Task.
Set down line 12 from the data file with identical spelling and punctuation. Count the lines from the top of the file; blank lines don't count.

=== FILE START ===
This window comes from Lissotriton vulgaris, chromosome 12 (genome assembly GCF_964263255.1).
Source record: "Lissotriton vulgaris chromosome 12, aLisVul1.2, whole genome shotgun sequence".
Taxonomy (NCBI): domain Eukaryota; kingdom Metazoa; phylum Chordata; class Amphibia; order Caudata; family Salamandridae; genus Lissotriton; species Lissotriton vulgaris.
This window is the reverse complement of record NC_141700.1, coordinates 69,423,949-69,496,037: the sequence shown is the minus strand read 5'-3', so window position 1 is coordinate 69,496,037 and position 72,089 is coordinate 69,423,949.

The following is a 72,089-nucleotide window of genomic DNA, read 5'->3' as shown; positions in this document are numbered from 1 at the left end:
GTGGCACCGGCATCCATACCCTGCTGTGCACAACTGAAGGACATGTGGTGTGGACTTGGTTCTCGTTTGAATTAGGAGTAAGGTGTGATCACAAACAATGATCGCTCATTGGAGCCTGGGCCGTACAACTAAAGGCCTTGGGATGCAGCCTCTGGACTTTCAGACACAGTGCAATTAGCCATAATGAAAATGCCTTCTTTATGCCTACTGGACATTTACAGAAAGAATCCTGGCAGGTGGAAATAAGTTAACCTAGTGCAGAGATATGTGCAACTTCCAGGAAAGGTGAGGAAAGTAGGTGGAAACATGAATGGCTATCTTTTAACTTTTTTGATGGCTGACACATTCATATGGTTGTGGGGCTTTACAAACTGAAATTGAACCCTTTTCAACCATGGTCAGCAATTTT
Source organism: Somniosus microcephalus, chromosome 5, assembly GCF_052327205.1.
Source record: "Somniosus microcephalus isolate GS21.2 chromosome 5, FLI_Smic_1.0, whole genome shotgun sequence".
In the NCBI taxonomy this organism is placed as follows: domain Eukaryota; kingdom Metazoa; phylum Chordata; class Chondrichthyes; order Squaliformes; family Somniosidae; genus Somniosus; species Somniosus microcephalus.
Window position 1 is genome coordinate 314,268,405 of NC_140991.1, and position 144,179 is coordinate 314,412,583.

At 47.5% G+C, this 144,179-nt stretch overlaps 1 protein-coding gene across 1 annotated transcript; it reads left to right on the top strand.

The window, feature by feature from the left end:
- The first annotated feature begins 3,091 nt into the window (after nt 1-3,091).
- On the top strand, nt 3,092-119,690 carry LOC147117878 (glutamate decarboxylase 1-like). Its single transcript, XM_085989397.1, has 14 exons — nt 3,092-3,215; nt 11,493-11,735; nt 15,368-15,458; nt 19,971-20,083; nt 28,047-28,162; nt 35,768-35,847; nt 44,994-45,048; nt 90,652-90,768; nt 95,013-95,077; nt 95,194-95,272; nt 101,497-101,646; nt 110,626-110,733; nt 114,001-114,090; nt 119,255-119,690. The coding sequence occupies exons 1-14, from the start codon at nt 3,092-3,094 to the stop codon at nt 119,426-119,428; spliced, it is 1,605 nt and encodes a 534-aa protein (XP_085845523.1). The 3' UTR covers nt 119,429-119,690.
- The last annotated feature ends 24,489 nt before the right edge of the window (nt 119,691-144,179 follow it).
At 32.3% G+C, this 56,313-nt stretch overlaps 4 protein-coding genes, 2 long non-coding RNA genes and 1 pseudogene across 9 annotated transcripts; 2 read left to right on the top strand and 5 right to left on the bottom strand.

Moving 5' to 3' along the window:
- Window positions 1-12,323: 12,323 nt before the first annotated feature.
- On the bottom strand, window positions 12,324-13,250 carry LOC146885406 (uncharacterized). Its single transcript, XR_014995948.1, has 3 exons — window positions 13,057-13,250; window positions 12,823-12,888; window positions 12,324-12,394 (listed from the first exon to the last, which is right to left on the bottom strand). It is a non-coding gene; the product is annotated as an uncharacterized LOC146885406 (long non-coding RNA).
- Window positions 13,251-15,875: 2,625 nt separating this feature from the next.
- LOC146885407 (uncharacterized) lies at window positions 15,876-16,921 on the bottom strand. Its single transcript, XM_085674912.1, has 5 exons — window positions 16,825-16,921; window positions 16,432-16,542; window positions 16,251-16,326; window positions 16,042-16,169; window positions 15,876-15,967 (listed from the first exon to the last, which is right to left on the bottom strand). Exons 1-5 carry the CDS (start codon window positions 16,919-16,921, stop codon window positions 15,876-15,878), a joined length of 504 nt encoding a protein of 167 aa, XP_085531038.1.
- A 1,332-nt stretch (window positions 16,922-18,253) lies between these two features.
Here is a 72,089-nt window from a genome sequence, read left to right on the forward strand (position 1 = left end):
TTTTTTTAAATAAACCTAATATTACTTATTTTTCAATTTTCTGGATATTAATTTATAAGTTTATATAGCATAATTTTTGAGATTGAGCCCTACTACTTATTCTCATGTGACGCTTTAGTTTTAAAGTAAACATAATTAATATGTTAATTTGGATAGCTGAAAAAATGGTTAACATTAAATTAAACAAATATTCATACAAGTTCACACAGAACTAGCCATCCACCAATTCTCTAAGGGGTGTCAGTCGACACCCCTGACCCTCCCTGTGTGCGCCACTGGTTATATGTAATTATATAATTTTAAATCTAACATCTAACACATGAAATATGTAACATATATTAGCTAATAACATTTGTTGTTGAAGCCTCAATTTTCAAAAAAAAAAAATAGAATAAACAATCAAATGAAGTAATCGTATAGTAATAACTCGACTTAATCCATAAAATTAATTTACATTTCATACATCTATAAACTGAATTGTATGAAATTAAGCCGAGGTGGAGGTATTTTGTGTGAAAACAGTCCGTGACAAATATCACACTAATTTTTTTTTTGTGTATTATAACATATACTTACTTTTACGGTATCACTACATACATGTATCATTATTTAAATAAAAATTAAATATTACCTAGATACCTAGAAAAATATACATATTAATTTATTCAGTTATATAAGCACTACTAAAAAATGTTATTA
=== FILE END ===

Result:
The window, feature by feature from the left end: